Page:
Advanced BioHealing announced plans for a $200 million IPO, priced its shares, heck, even declared a NYSE ticker symbol. Instead the Connecticut-based regenerative medicine company opted at the last second to sell to strategic acquirer UK-based Shire plc. The $750 million all-cash deal is a monster home run for its VC investors, including Canaan Partners, Wheatley Partners, Red Abbey Venture Partners, Channel Medical Partners and Safeguard Scientifics.
Canaan Partners, among Advanced BioHealing’s backers since 2006, was a 30%-plus shareholder in the company. The sale translated into a 15x return for its fully deployed $450 million Canaan Fund VII, unfortunately for Fund VIII investors, the only fund to jump into Advanced BioHealing.
Canaan guided its executive in residence, Kevin Rakin, into the CEO’s role at the company. Rakin will continue to lead Advanced BioHealing when it becomes part of Shire’s specialty pharmaceuticals division.
“It would have been a fantastic IPO,” said Canaan Partner Stephen Bloch, who also served as a board member for Advanced BioHealing. “It’s a huge win for us in a lot of ways.”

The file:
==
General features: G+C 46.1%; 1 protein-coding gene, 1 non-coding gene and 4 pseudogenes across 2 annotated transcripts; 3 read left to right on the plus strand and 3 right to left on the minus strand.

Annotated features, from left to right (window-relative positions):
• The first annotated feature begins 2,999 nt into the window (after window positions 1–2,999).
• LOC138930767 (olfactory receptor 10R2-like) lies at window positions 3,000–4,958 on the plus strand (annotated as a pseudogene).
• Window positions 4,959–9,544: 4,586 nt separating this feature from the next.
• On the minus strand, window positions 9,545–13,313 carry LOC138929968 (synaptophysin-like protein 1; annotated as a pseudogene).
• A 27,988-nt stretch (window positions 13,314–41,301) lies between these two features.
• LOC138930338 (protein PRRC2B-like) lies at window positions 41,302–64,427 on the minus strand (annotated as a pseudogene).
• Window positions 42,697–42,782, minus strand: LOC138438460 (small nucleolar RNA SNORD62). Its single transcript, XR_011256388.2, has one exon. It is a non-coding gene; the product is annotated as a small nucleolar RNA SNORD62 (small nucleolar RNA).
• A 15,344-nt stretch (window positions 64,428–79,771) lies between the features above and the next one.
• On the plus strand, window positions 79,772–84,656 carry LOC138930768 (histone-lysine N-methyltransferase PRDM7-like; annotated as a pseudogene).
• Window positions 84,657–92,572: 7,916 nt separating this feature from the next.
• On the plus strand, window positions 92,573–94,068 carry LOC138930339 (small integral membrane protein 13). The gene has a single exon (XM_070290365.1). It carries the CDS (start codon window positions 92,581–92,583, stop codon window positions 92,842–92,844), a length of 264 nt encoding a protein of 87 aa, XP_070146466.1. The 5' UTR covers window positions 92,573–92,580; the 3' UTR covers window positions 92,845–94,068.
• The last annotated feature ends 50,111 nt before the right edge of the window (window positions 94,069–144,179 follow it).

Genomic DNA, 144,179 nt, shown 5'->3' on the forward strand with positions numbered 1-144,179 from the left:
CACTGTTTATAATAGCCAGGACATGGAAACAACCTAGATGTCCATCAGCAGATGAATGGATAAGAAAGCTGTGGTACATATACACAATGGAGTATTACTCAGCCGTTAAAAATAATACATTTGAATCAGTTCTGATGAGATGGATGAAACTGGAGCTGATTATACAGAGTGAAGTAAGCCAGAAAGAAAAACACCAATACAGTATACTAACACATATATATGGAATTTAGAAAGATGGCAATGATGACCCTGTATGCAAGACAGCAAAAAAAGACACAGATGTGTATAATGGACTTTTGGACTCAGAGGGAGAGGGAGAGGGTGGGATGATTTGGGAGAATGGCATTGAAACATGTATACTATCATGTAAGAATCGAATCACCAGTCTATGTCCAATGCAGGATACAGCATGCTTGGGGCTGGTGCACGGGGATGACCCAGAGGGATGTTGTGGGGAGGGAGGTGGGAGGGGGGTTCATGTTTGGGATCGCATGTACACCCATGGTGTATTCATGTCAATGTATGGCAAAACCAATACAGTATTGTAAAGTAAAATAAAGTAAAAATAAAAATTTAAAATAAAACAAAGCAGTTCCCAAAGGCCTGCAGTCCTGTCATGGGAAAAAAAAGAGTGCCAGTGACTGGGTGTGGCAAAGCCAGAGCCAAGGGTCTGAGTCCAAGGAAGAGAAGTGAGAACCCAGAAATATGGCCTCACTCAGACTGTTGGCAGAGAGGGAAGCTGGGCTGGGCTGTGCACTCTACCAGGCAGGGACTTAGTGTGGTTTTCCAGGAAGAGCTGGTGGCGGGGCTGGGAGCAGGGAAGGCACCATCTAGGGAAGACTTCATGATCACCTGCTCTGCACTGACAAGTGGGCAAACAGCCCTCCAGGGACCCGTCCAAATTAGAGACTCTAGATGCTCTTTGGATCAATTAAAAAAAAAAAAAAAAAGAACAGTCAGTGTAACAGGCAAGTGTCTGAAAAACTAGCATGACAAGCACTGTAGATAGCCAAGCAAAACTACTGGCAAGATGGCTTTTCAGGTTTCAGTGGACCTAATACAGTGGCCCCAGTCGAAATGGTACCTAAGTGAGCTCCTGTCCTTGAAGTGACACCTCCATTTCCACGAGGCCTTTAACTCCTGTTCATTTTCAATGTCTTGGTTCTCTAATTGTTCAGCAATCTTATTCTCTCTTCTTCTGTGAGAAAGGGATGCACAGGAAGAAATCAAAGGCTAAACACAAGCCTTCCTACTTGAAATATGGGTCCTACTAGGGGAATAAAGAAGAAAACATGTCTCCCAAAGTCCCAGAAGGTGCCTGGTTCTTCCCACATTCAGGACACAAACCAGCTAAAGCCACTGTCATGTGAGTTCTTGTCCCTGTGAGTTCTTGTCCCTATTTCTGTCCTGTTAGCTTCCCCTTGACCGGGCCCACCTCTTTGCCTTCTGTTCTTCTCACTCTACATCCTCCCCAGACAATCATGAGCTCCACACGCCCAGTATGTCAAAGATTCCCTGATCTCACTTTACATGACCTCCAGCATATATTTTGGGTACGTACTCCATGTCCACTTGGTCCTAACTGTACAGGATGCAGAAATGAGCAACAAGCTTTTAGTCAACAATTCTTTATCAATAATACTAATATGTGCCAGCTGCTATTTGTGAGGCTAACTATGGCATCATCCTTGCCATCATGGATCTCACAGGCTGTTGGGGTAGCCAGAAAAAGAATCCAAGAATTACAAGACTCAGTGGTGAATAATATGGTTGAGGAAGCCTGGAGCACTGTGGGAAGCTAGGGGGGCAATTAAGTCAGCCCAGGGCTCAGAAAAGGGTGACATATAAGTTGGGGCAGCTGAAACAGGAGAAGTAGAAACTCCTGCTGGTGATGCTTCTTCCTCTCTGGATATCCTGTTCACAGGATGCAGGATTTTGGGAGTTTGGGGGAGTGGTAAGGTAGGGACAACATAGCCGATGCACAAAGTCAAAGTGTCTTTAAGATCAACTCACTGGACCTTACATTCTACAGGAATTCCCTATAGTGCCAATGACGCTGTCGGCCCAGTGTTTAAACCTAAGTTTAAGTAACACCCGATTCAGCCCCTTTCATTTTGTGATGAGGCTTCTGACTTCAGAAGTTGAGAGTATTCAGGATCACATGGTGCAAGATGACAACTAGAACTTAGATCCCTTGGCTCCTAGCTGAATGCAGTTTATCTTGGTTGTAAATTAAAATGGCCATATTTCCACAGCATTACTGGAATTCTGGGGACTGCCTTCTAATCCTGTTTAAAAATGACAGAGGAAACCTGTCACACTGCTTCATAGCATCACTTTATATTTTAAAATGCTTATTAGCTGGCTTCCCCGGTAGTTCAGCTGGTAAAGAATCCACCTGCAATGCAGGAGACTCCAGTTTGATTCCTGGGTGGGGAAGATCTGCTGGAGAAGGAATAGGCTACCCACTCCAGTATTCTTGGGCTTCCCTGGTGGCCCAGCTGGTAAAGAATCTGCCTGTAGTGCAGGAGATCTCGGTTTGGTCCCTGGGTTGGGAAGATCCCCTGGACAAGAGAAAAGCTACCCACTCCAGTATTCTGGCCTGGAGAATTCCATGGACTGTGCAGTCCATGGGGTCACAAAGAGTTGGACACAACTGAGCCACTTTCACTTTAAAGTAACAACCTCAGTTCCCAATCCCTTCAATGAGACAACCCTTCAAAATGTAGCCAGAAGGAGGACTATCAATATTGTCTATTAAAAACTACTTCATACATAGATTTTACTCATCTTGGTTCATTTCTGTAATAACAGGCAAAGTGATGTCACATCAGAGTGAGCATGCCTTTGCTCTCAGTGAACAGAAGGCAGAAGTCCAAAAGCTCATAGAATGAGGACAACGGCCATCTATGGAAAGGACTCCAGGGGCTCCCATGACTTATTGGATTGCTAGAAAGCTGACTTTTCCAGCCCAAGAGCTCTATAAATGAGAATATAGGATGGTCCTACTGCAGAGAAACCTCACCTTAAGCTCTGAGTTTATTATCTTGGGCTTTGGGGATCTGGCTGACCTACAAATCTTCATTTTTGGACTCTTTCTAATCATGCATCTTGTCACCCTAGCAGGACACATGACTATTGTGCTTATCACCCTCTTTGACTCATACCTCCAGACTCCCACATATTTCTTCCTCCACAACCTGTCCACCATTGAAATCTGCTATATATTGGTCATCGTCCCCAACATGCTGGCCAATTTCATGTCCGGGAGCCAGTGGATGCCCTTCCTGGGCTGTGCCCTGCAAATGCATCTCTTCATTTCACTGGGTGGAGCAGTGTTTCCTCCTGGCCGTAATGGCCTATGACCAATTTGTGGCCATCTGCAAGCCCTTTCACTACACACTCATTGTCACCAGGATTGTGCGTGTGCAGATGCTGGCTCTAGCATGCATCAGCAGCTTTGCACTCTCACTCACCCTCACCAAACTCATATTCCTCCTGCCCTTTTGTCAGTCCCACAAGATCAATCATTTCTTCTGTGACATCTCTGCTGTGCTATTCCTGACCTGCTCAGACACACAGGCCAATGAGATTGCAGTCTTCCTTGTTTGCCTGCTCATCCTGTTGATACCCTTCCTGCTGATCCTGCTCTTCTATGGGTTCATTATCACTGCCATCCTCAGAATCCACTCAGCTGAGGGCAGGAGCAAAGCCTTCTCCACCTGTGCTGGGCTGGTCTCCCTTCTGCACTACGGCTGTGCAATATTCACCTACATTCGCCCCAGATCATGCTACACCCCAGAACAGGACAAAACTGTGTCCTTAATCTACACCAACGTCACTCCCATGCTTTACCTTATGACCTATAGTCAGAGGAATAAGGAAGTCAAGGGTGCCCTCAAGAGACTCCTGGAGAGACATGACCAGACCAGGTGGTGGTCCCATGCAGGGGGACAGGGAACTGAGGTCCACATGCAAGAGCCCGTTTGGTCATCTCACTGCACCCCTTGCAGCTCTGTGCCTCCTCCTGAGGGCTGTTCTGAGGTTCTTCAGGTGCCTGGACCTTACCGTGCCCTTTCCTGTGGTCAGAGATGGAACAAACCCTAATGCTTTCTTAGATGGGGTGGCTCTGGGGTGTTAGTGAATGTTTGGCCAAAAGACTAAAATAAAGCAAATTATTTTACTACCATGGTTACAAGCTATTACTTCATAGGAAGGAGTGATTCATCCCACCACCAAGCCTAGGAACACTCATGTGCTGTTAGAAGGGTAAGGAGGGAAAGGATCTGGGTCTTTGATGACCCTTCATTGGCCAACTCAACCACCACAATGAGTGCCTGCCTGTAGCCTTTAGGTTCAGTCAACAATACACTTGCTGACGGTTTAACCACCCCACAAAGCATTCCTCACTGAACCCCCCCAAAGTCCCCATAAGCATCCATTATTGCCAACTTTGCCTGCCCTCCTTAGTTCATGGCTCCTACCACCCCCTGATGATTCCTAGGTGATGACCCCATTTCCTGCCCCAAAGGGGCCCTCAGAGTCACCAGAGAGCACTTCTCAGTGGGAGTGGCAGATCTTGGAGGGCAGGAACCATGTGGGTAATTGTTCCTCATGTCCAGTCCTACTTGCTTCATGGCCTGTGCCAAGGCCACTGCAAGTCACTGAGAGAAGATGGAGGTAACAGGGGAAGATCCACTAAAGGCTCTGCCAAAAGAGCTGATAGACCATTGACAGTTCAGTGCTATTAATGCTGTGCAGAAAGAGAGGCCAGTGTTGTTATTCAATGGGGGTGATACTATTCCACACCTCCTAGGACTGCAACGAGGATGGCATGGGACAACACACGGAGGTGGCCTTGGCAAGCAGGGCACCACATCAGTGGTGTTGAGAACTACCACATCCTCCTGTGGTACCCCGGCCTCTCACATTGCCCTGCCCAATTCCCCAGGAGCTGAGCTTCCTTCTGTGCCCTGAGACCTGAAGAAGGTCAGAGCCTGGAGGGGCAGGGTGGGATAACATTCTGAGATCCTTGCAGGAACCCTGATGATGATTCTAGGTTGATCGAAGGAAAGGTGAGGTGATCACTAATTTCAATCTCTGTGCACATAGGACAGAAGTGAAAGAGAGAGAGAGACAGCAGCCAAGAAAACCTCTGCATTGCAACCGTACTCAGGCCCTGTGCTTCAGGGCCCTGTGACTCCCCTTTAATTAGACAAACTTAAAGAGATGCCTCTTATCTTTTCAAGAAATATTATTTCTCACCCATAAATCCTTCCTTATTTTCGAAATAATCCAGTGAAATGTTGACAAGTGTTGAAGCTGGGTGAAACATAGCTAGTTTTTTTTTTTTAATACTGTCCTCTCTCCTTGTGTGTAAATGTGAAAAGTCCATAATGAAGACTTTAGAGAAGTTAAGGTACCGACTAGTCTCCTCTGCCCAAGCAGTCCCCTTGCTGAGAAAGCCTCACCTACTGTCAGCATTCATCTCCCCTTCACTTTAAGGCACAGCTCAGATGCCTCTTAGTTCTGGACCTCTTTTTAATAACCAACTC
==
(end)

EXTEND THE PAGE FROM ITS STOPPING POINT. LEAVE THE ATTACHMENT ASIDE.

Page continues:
Bloch said Advanced BioHealing had eyed a listing for years, but market conditions were unfavorable for too long.
Advanced BioHealing’s last-second decision resulted in some likely losers among all the winners. Bank of America, Merrill Lynch and JPMorgan were underwriters on the offering; only BofA was listed as an advisor to Advanced Biohealing in its joint statement with Shire announcing the deal. Ouch.
If LinkedIn wasn’t already the IPO deal of the week, Advanced BioHealing’s decision to yank its offering from the market assures it is now.